Make sure you do a decent 15-minute warm-up and you're ready to go. Depending on your level of ﬁtness you're going to do 4-6 all-out sprints of 30 seconds with 4-5 minutes of easy pedalling. During these all-out efforts expect to see your HR rise to 85-90% of your HR max. Give it all you have right through the 30-second burst. Do these for 6-8 weeks and marvel at the fat you’ve lost. Try it – it really works.
But don’t think that training hard means you can eat like a pig. Fletcher has a word of warning for those who think they can ignore their diet and just ride to lose weight. “Weight control has to be about diet,” he says. “If you want to lose weight you’d be better off concentrating on what goes in, and concentrating on quality rather than necessarily reducing quantity.” Key session: 5min warm-up and then 4-6 30sec sprints with 4-5min rest.
Become an endurance monster
Hands up if you’ve got to the last 20-odd miles of a big sportive and found that you’re absolutely done in and can barely turn the pedals. That sinking feeling can be attributed to a number or factors such as going off too fast, insufﬁcient fuelling or hydration, or just too many hills. But the main culprit is likely to be a lack of endurance, which is where targeted HR training comes in.
What you need to do is LSD – no, it’s not a mind-altering drug, it stands for ‘long, steady distance’. By doing one session of 3-4 hours in Zone 2 and another session of 2 hours in Zone 3 every week your endurance will come on in leaps and bounds. Add a few long intervals once your base is more established and you’ll develop both endurance and speed.
This is an area Fletcher specialises in. Endurance training is his forte and he cautions those who think unfettered big miles will produce endurance no matter what. “It’s amazing how many cyclists do lots and lots of junk miles,” he says. “It’s all about getting the balance right between the length of the session and the zone you're riding in.” Key session: 3-4hrs in Zone 2 with 10min burst of Zone 3-4 every hour.
Easy does it
I have a confession to make: I’ve spent a lifetime as a serial over-trainer. I’ve trained too hard at every sport I’ve ever done, which means I’ve suffered loads of injuries and too many lacklustre performances. For the past few years I’ve been training smarter, though: my hard days are very hard and my easy days are very easy. In the past the easy and the hard seemed to blend into one. I know that riding at a very low HR is actually doing me good by allowing my body to recover. Make sure you have at least one rest day per week and another day that is a really slow recovery ride done in Zone 1 or even lower.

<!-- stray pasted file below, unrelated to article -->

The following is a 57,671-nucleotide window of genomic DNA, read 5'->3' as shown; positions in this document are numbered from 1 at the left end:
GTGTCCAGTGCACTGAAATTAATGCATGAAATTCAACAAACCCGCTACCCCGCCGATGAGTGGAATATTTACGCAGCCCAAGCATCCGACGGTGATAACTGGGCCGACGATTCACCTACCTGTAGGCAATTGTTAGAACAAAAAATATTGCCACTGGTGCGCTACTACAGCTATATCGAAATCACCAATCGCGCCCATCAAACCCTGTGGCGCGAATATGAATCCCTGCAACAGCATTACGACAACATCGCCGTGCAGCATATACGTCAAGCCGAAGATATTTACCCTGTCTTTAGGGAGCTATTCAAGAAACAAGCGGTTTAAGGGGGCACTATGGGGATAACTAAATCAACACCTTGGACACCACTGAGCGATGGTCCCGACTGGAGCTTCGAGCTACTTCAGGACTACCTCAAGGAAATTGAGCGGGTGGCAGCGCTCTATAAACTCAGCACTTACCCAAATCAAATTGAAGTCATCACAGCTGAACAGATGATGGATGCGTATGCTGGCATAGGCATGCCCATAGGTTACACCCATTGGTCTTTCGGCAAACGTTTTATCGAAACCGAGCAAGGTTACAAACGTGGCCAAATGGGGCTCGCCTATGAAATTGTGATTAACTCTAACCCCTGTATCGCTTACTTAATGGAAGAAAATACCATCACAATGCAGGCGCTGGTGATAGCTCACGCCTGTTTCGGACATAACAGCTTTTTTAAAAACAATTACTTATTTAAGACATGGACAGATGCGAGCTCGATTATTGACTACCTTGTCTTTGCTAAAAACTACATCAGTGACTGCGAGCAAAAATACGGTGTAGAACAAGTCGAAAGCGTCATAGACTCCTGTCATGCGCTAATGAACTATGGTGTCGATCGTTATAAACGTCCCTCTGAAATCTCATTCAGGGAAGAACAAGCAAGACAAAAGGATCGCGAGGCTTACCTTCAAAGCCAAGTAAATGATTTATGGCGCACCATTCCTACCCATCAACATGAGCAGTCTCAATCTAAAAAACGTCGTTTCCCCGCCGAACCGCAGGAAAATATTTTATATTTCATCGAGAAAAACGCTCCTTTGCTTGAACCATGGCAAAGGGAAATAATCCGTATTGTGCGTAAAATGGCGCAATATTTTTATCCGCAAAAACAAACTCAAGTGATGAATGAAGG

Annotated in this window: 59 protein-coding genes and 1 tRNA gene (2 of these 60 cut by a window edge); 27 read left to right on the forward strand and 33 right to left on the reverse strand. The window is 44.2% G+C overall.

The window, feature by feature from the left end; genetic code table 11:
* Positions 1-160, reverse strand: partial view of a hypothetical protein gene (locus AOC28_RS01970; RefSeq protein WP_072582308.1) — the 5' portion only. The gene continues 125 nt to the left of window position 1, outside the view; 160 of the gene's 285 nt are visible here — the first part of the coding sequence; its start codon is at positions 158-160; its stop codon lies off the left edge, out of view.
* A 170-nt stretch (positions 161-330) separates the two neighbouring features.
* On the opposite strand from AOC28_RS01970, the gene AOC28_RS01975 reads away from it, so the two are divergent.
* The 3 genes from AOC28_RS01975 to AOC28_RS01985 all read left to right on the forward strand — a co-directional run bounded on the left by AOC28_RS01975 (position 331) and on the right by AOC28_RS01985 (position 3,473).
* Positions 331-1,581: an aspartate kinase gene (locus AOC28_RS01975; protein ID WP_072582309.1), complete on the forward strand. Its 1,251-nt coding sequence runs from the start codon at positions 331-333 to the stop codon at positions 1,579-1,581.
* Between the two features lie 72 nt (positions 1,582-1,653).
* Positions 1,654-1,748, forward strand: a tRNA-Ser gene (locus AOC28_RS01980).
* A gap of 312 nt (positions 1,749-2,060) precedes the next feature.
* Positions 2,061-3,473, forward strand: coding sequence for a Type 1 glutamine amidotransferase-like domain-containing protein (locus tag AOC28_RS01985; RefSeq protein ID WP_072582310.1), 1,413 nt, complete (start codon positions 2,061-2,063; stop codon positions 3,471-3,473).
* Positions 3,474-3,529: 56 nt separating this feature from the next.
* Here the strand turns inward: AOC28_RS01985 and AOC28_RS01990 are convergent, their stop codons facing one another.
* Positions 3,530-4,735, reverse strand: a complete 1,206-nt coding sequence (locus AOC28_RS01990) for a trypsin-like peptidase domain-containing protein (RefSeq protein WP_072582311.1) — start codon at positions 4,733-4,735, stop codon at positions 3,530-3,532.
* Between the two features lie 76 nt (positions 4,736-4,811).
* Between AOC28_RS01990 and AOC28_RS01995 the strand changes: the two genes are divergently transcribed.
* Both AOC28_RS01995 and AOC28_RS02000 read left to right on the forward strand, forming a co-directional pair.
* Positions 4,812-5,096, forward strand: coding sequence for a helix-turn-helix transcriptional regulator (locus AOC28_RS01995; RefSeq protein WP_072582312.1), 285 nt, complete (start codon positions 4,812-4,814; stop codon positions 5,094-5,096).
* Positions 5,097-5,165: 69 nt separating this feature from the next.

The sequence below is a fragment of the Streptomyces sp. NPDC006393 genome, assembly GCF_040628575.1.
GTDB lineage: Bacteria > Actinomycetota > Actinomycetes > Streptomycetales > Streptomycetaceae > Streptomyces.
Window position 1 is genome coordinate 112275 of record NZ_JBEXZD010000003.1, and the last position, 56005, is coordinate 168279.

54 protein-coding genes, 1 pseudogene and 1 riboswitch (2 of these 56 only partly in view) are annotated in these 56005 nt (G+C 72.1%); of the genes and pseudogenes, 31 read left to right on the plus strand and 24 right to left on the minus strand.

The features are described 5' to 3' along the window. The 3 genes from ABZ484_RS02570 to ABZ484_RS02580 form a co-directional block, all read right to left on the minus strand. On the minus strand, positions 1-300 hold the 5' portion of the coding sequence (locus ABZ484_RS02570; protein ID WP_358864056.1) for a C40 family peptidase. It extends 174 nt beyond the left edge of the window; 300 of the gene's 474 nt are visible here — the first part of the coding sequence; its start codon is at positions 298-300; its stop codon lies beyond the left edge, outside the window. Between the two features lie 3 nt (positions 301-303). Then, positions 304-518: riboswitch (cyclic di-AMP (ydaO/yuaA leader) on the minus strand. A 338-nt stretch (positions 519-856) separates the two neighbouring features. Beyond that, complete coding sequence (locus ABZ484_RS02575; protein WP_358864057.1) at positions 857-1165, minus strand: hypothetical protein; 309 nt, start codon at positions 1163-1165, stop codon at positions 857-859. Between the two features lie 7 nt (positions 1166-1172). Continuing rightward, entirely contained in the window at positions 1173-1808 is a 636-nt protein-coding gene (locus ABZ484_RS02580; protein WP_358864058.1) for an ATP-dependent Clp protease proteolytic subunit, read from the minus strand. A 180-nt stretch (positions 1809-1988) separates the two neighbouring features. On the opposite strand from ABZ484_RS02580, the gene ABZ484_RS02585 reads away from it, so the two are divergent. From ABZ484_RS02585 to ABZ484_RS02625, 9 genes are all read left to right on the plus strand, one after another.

A common cause of poor discipline in moderating efforts is riding with stronger, faster riders, says Fletcher. “Many cyclists go out on the Sunday club run and try to keep up with the faster riders. Then they probably need ﬁve or six days to recover from the effort – their training is going nowhere.” Key session: 1hr ﬂat ride with HR constantly below Zone 2.
As you get ﬁtter and stronger, your cardiovascular system will get more efﬁcient so that you can do more work for the same effort. In heart rate terms, this will mean at a set HR you will be able to ride a set distance faster as you get ﬁtter. One of the most well known of such aerobic improvement tests is the Maximum Aerobic Function, or ‘MAF’ test, named by heart rate training pioneer Dr Phil Maffetone, and it’s a great way of proving to yourself that all those long hours of winter base training are actually working.
Regular testing might also reveal any performance drop-offs that can be the early warning signs of overtraining or impending illness. Maffetone suggests planning a route that initially takes about 30 minutes to complete and then, after a warm-up, riding it at a precise heart rate, while timing yourself. “The important thing is to pick a heart rate that falls within your base training zone and to stick to it,” he says, “both throughout the test and in every subsequent retest.” This submaximal aerobic effort is typically 65-75% of your Max HR – in Zone 2.
“Perform the test regularly to chart your ﬁtness progress,” says Maffetone, “perhaps once a month. Doing it more frequently won’t realistically reﬂect your progress and might lead to obsession with the results, while any less frequently means you’ll miss out on the other beneﬁt of this kind of test, which is to ﬂag up any underlying health or overtraining problems.” Key session: Time this monthly test ride over a set distance at a set aerobic heart rate in Zone 2. Record your times so you can chart your progress over the months.